Subparagraph 1(b) defines the term “immovable property” for purposes of this paragraph. The term includes real property referred to in Article 6 (Income from Immovable Property) (i.e., an interest in the real property itself). It also includes a “United States real property interest,” when the United States is the other Contracting State under subparagraph (a). When Bangladesh is the other Contracting State, the term also includes shares of stock of a company the property of which consists principally of immovable property situated in Bangladesh.

Under section 897(c) of the Code the term “United States real property interest” includes shares in a U.S. corporation that owns sufficient U.S. real property interests to satisfy an asset­ratio test on certain testing dates. The term also includes certain foreign corporations that have elected to be treated as US corporations for this purpose. Section 897(i).

In applying paragraph 1, the United States will look through certain distributions made by a REIT or RIC. Accordingly, distributions made by a REIT or RIC are taxable under paragraph 1 of Article 13 (not under Article 10 (Dividends)) when they are attributable to gains derived from the alienation of real property. However, a distribution made by a REIT with respect to a class of stock publicly traded on an established securities market located in the United States is not treated as gain from the sale or exchange of a U.S. real property interest if the shareholder did not own more than 5 percent of the class of stock during the taxable year.

Paragraph 2

Paragraph 2 of Article 13 deals with the taxation of certain gains from the alienation of movable property forming part of the business property of a permanent establishment that an enterprise of a Contracting State has in the other Contracting State or of movable property pertaining to a fixed base available to a resident of a Contracting State in the other Contracting State for the purpose of performing independent personal services. This also includes gains from the alienation of such a permanent establishment (alone or with the whole enterprise) or of such fixed base. Such gains may be taxed in the State in which the permanent establishment or fixed base is located.

The term “movable property” has the same meaning as the term “personal property.”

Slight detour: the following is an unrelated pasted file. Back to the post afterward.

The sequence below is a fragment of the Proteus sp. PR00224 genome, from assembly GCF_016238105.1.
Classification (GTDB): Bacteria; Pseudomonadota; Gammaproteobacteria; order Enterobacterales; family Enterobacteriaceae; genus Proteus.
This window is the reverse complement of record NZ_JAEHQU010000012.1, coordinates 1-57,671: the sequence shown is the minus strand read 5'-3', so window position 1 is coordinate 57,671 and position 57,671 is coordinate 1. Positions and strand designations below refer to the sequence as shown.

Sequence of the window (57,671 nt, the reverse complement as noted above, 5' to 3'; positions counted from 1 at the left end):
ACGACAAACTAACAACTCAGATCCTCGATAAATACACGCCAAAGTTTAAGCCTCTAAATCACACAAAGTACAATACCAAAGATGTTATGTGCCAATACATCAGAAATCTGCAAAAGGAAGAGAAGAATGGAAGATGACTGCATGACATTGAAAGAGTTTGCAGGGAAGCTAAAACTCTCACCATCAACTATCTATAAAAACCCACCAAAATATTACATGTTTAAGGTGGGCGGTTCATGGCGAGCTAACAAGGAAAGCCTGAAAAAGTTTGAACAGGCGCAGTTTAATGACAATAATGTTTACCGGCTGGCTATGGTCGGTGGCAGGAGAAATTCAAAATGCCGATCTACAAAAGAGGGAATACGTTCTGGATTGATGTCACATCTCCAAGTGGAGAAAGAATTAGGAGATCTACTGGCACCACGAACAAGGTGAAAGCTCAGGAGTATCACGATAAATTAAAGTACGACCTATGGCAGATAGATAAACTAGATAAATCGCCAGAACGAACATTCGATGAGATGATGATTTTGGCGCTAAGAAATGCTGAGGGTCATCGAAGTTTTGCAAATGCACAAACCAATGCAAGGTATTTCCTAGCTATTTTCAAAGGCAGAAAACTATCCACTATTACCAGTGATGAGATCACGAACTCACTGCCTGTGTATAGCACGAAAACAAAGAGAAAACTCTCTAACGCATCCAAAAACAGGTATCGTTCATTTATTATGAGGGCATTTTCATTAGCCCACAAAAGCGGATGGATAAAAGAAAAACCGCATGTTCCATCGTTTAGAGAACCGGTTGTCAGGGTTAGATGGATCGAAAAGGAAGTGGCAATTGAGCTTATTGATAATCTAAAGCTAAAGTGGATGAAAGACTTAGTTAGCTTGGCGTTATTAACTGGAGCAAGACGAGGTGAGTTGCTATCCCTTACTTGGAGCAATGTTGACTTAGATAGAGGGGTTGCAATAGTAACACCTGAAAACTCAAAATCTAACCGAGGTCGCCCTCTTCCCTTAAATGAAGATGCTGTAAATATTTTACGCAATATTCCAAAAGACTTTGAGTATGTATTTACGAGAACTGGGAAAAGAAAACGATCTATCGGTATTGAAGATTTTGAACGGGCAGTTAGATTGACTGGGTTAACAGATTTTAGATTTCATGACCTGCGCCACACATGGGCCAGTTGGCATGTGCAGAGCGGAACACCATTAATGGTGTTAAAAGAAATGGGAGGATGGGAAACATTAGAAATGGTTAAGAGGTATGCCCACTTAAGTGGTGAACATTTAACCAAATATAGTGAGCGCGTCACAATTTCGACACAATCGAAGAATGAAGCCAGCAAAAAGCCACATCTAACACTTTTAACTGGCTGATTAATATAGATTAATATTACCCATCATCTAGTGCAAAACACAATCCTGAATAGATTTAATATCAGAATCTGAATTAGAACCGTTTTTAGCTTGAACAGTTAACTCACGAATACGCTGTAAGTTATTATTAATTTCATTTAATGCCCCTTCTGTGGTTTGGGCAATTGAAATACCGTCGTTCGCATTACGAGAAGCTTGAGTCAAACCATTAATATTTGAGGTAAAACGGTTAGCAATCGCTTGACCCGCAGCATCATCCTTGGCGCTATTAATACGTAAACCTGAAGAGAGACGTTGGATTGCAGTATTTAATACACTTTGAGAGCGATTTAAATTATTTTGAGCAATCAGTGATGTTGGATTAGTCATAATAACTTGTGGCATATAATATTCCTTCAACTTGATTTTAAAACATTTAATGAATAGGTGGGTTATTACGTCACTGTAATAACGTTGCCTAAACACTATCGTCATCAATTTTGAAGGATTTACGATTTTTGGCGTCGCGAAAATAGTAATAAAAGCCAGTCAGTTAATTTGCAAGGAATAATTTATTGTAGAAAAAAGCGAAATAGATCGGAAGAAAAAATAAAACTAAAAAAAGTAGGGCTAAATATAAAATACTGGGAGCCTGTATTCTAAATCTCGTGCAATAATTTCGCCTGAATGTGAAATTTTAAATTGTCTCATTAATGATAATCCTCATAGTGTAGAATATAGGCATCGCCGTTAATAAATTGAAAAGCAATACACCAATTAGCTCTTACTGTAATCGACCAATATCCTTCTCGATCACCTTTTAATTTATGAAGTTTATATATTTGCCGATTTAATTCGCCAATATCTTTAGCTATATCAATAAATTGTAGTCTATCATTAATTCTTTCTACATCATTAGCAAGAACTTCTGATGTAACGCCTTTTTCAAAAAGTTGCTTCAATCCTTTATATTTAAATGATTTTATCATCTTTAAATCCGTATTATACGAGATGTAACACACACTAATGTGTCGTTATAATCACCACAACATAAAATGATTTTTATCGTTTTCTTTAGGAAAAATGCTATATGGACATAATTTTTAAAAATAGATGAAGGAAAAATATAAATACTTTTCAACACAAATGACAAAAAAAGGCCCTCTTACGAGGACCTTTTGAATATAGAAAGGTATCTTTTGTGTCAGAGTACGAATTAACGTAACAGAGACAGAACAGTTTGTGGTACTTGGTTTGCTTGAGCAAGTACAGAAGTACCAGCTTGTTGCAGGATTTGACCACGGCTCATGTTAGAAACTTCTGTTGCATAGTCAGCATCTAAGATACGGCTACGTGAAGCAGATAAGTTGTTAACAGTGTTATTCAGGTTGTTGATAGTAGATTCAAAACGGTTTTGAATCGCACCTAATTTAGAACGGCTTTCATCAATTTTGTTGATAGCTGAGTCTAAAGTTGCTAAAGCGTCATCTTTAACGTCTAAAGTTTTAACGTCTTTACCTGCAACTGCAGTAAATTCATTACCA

A resident of Bangladesh that is a partner in a partnership doing business in the United States generally will have a permanent establishment in the United States as a result of the activities of the partnership, assuming that the activities of the partnership rise to the level of a permanent establishment. Rev. Rul. 91­32, 1991­1 C.B. 107. Further, under paragraph 2, the United States generally may tax a partner’s distributive share of income realized by a partnership on the disposition of movable property forming part of the business property of the partnership in the United States.

Paragraph 3

Paragraph provides that gains derived by an enterprise of a Contracting State from the alienation of ships, aircraft or containers operated in international traffic shall be taxable only in that Contracting State. Consistent with the definition of containers provided in paragraph 3 of Article 8, containers include trailers, barges, and related equipment for the transport of containers.

Paragraph 3 also provides that those gains that are included within the definition of royalties in paragraph 3 of Article 12 (Royalties) will be subject to the rules of that Article, and not Article 13. The gains referred to are those derived from the alienation of any right or property that gives rise to royalties that are contingent on the productivity, use, or further alienation thereof. The source country may tax such gains at a rate not exceeding 10 percent, in accordance with Article 12.